We’re down to three Husker-football-free Saturdays left in the summer. Which means our Hail Varsity schedule posters will be delivered from the printer shortly. At 18″x24″, they’re big enough to cover one entire miserably taupe wall of a cubicle. They should be easy to pick up around Lincoln, or stop by the Hail Varsity World Headquarters in the basement of the old Rock ‘n’ Roll Runza later this week to grab a copy.
Omaha’s Landmark Heritage Preservation Commission has been updating its expansive site this summer. In addition to hundreds of fairly recent (but still historical) photos of homes and buildings, they’ve added more than 500 building plans filed with the city between 1907 and 1926. It’s easy to get lost in the archive, but it’s worth it.
Among the highlights are a dozen or so churches (including Our Lady of Lourdes, above), dozens of schools (including Omaha Central), tons of old theaters (only a few of which remain standing today) and even a handful of residences.
The site is a magical combination of all the things I love: good design, local history and hopelessly giant archival databases. Go dive in here.
Former Union Pacific Headquarters facade. This amazing building was torn down in 2008 and has remained an empty lot since.
Former Union Pacific Headquarters lighting.
Former Union Pacific Headquarters door details.
Today marks 125 years since the building permit for my house was issued. Both the Omaha World-Herald and Omaha Bee reported on June 4, 1890 that Michael Lee, City Council president and owner of what was likely a brothel near the Union Stockyards, pulled a permit for this house the previous day. The address on permit is a little wonky, combining both Woolworth Street address and the address of the South 30th Ave. house whose lot my home was built on. Lee had purchased the house at 1242 S. 30th Ave a month before and tore down the carriage house to make room for a new home.
I suspect Lee built the house as an investment, and his investment went south quickly. By December of 1890, builders Francis Bailey and Ole Olson claimed a $659.80 lien on the house for failure to pay for construction and in July of 1891 Lee sold the home. A year later the new owners finally paid off Bailey and Olson.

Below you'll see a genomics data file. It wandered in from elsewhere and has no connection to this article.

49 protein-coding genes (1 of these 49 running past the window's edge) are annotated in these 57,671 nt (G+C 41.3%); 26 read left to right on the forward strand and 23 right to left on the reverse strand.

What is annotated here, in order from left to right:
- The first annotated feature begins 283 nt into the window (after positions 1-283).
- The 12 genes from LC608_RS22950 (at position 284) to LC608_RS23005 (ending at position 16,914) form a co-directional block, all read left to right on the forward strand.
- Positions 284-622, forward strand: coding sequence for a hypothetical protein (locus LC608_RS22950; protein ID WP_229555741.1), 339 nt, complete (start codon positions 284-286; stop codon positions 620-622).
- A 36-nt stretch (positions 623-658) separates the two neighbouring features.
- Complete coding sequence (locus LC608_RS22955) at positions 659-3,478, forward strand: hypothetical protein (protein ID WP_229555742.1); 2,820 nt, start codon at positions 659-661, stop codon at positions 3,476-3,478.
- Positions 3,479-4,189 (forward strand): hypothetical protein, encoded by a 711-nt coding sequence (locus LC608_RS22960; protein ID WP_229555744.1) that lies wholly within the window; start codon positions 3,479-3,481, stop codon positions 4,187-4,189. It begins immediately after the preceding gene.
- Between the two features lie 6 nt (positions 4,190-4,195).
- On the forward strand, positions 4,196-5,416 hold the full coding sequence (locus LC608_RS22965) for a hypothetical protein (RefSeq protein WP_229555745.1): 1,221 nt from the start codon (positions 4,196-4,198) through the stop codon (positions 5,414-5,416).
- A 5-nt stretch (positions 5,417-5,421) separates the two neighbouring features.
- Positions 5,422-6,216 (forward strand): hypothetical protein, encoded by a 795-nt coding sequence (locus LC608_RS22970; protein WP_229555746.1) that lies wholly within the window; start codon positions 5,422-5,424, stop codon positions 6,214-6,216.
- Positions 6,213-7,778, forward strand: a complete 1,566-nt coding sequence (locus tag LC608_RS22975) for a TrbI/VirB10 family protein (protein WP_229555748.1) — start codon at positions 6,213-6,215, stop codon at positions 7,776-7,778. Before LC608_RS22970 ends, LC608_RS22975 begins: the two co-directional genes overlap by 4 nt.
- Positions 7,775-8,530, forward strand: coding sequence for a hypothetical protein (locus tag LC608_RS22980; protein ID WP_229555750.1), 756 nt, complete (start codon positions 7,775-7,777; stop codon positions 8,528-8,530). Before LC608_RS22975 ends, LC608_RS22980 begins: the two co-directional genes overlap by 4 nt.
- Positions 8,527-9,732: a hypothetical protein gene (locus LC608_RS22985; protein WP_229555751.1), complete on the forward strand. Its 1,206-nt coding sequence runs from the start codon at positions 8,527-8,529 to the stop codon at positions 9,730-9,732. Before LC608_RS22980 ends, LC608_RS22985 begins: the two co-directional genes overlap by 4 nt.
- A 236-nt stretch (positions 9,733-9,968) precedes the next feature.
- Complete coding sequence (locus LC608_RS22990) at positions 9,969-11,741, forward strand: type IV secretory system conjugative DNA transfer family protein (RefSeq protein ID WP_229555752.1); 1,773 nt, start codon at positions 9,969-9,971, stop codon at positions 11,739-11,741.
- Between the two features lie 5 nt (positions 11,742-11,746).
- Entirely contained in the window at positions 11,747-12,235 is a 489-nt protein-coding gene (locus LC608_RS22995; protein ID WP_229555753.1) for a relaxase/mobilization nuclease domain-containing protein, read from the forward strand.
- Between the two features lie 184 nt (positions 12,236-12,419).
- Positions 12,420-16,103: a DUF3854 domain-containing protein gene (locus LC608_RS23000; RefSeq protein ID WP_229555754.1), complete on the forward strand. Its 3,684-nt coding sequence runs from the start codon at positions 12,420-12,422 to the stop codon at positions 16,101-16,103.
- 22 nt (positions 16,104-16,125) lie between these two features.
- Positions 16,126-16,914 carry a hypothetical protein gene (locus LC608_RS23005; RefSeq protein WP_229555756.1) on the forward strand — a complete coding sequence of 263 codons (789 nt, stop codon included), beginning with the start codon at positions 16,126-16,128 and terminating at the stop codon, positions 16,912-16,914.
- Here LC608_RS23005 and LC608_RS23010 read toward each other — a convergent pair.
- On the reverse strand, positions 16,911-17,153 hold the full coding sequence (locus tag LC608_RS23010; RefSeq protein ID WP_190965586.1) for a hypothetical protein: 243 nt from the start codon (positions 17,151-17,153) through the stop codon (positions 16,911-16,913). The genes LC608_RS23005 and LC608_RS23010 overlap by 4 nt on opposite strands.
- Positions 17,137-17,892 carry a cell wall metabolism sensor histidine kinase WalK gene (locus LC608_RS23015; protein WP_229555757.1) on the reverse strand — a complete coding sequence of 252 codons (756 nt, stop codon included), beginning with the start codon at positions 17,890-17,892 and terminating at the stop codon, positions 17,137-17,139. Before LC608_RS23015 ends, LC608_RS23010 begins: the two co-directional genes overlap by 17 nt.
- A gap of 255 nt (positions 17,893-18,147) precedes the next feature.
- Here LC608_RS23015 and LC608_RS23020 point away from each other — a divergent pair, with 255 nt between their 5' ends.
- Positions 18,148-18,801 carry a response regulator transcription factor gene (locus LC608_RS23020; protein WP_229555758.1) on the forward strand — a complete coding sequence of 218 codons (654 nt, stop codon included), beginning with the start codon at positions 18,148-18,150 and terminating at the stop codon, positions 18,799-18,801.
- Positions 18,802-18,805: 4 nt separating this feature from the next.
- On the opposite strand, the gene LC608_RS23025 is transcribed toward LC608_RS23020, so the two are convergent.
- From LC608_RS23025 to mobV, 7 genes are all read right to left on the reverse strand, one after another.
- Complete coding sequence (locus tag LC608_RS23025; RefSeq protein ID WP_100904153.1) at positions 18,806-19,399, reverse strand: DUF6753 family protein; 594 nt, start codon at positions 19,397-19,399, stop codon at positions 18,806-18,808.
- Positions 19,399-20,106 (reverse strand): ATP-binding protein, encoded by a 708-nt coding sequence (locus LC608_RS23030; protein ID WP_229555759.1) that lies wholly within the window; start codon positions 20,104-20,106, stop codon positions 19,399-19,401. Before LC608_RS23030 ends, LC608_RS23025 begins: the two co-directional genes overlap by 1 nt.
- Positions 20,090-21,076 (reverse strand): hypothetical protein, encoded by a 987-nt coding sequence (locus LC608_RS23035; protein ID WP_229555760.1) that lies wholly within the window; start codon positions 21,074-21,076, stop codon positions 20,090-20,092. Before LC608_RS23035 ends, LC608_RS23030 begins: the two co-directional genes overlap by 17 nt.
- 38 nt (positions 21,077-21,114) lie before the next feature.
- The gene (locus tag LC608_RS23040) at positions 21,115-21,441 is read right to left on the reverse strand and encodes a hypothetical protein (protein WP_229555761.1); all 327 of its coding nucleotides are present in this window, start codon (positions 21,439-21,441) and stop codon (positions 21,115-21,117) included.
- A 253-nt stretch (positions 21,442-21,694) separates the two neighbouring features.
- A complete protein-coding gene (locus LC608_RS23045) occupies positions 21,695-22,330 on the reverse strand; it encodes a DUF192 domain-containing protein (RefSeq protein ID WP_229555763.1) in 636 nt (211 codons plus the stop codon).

The Hail Varsity yearbook is on newsstands now and in the mail to subscribers. Annually, it’s one of Hanscom Park Studio’s most challenging, rewarding and fun projects. It’s a nearly 200-page magazine full of amazing portraits, fantastic writing and a few of my original illustrations. What’s not to love?
One of this year’s longread feature stories (in addition to profiles of De’Mornay Pierson-El and Maliek Collins) is on the need for reform of the NCAA. It’s a difficult concept to illustrate and make visually engaging, but I landed on the idea of a whole mess of pipes channeling money all over the place. And I think it works.
Getting the stippling just right on all of the elements took some real commitment to the look, but I think it was fitting texture given the simple pipes and basic three-color palette of the images.
Hail Varsity’s annual yearbook, a 175+ page in-depth preview of the Husker football team and its opponents went to press earlier this week. It’s one of the most challenging and gratifying projects of the year, and it’s exciting to see in print. There’s great photography and writing and an illustration we had a lot of fun doing for the main feature.
We did a matching set of double covers, both with gatefolds. They’ll be on newsstands in a little more than a week, and always available at HailVarsity.com